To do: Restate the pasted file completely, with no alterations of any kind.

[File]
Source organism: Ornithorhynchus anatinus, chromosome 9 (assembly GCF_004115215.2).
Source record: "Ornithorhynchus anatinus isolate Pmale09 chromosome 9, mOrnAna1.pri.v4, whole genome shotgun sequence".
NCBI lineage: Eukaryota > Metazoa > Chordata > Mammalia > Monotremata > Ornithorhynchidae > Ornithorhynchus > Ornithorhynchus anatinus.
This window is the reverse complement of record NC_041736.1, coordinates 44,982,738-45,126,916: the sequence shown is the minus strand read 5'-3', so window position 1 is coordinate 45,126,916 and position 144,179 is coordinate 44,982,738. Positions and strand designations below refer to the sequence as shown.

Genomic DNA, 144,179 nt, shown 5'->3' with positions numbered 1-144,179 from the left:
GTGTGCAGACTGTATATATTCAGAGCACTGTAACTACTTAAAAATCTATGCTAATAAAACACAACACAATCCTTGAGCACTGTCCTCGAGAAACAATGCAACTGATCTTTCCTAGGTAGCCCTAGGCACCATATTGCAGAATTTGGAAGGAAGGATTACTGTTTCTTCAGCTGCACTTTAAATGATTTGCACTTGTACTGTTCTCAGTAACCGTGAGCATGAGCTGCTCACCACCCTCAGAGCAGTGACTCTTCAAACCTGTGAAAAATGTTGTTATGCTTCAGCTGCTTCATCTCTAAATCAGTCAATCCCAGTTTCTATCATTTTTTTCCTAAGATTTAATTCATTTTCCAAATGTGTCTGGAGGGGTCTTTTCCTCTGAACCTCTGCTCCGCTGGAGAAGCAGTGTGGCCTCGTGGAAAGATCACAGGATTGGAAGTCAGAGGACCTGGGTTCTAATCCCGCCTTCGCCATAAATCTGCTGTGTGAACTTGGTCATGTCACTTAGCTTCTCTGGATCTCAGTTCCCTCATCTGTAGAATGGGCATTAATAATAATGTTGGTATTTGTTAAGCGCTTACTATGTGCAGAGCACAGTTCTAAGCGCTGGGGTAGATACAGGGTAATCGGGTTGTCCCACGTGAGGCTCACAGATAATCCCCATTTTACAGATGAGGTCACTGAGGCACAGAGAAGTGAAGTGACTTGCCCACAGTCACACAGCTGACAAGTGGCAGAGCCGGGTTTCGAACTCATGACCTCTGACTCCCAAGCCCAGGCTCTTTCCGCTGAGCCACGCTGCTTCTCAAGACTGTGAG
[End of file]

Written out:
Source organism: Ornithorhynchus anatinus, chromosome 9 (assembly GCF_004115215.2).
Source record: "Ornithorhynchus anatinus isolate Pmale09 chromosome 9, mOrnAna1.pri.v4, whole genome shotgun sequence".
NCBI lineage: Eukaryota > Metazoa > Chordata > Mammalia > Monotremata > Ornithorhynchidae > Ornithorhynchus > Ornithorhynchus anatinus.
This window is the reverse complement of record NC_041736.1, coordinates 44,982,738-45,126,916: the sequence shown is the minus strand read 5'-3', so window position 1 is coordinate 45,126,916 and position 144,179 is coordinate 44,982,738. Positions and strand designations below refer to the sequence as shown.

Genomic DNA, 144,179 nt, shown 5'->3' with positions numbered 1-144,179 from the left:
GTGTGCAGACTGTATATATTCAGAGCACTGTAACTACTTAAAAATCTATGCTAATAAAACACAACACAATCCTTGAGCACTGTCCTCGAGAAACAATGCAACTGATCTTTCCTAGGTAGCCCTAGGCACCATATTGCAGAATTTGGAAGGAAGGATTACTGTTTCTTCAGCTGCACTTTAAATGATTTGCACTTGTACTGTTCTCAGTAACCGTGAGCATGAGCTGCTCACCACCCTCAGAGCAGTGACTCTTCAAACCTGTGAAAAATGTTGTTATGCTTCAGCTGCTTCATCTCTAAATCAGTCAATCCCAGTTTCTATCATTTTTTTCCTAAGATTTAATTCATTTTCCAAATGTGTCTGGAGGGGTCTTTTCCTCTGAACCTCTGCTCCGCTGGAGAAGCAGTGTGGCCTCGTGGAAAGATCACAGGATTGGAAGTCAGAGGACCTGGGTTCTAATCCCGCCTTCGCCATAAATCTGCTGTGTGAACTTGGTCATGTCACTTAGCTTCTCTGGATCTCAGTTCCCTCATCTGTAGAATGGGCATTAATAATAATGTTGGTATTTGTTAAGCGCTTACTATGTGCAGAGCACAGTTCTAAGCGCTGGGGTAGATACAGGGTAATCGGGTTGTCCCACGTGAGGCTCACAGATAATCCCCATTTTACAGATGAGGTCACTGAGGCACAGAGAAGTGAAGTGACTTGCCCACAGTCACACAGCTGACAAGTGGCAGAGCCGGGTTTCGAACTCATGACCTCTGACTCCCAAGCCCAGGCTCTTTCCGCTGAGCCACGCTGCTTCTCAAGACTGTGAG